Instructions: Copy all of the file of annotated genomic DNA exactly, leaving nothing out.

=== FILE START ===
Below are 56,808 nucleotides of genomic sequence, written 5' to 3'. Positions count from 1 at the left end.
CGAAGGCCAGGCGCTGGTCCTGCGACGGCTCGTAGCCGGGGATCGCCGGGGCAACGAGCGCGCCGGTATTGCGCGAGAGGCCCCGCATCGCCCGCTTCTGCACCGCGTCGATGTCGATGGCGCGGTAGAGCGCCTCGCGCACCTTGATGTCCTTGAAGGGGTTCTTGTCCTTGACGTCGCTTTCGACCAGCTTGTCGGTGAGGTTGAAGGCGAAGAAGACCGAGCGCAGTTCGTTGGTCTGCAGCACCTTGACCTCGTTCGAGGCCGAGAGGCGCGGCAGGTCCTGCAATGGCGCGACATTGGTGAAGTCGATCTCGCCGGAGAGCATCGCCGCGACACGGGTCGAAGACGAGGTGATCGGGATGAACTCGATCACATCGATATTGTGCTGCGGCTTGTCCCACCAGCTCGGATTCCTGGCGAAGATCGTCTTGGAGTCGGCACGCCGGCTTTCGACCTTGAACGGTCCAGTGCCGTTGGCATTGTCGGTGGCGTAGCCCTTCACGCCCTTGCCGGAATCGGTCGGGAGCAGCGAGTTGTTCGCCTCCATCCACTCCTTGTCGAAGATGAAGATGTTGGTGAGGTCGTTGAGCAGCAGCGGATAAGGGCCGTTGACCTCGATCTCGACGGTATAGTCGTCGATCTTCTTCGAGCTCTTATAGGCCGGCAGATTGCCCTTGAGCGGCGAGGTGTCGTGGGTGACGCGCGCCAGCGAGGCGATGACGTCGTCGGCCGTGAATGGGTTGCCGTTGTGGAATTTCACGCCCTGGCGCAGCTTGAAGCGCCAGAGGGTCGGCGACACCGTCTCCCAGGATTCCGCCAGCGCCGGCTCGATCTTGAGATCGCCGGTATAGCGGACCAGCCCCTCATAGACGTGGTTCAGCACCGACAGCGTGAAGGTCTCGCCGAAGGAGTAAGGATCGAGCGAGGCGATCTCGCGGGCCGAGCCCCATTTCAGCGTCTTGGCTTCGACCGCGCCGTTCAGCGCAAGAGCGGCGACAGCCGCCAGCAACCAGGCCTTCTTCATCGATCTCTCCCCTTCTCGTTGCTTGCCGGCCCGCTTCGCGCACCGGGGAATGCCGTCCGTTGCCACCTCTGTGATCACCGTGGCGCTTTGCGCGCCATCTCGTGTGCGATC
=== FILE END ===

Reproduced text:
Below are 56,808 nucleotides of genomic sequence, written 5' to 3'. Positions count from 1 at the left end.
CGAAGGCCAGGCGCTGGTCCTGCGACGGCTCGTAGCCGGGGATCGCCGGGGCAACGAGCGCGCCGGTATTGCGCGAGAGGCCCCGCATCGCCCGCTTCTGCACCGCGTCGATGTCGATGGCGCGGTAGAGCGCCTCGCGCACCTTGATGTCCTTGAAGGGGTTCTTGTCCTTGACGTCGCTTTCGACCAGCTTGTCGGTGAGGTTGAAGGCGAAGAAGACCGAGCGCAGTTCGTTGGTCTGCAGCACCTTGACCTCGTTCGAGGCCGAGAGGCGCGGCAGGTCCTGCAATGGCGCGACATTGGTGAAGTCGATCTCGCCGGAGAGCATCGCCGCGACACGGGTCGAAGACGAGGTGATCGGGATGAACTCGATCACATCGATATTGTGCTGCGGCTTGTCCCACCAGCTCGGATTCCTGGCGAAGATCGTCTTGGAGTCGGCACGCCGGCTTTCGACCTTGAACGGTCCAGTGCCGTTGGCATTGTCGGTGGCGTAGCCCTTCACGCCCTTGCCGGAATCGGTCGGGAGCAGCGAGTTGTTCGCCTCCATCCACTCCTTGTCGAAGATGAAGATGTTGGTGAGGTCGTTGAGCAGCAGCGGATAAGGGCCGTTGACCTCGATCTCGACGGTATAGTCGTCGATCTTCTTCGAGCTCTTATAGGCCGGCAGATTGCCCTTGAGCGGCGAGGTGTCGTGGGTGACGCGCGCCAGCGAGGCGATGACGTCGTCGGCCGTGAATGGGTTGCCGTTGTGGAATTTCACGCCCTGGCGCAGCTTGAAGCGCCAGAGGGTCGGCGACACCGTCTCCCAGGATTCCGCCAGCGCCGGCTCGATCTTGAGATCGCCGGTATAGCGGACCAGCCCCTCATAGACGTGGTTCAGCACCGACAGCGTGAAGGTCTCGCCGAAGGAGTAAGGATCGAGCGAGGCGATCTCGCGGGCCGAGCCCCATTTCAGCGTCTTGGCTTCGACCGCGCCGTTCAGCGCAAGAGCGGCGACAGCCGCCAGCAACCAGGCCTTCTTCATCGATCTCTCCCCTTCTCGTTGCTTGCCGGCCCGCTTCGCGCACCGGGGAATGCCGTCCGTTGCCACCTCTGTGATCACCGTGGCGCTTTGCGCGCCATCTCGTGTGCGATC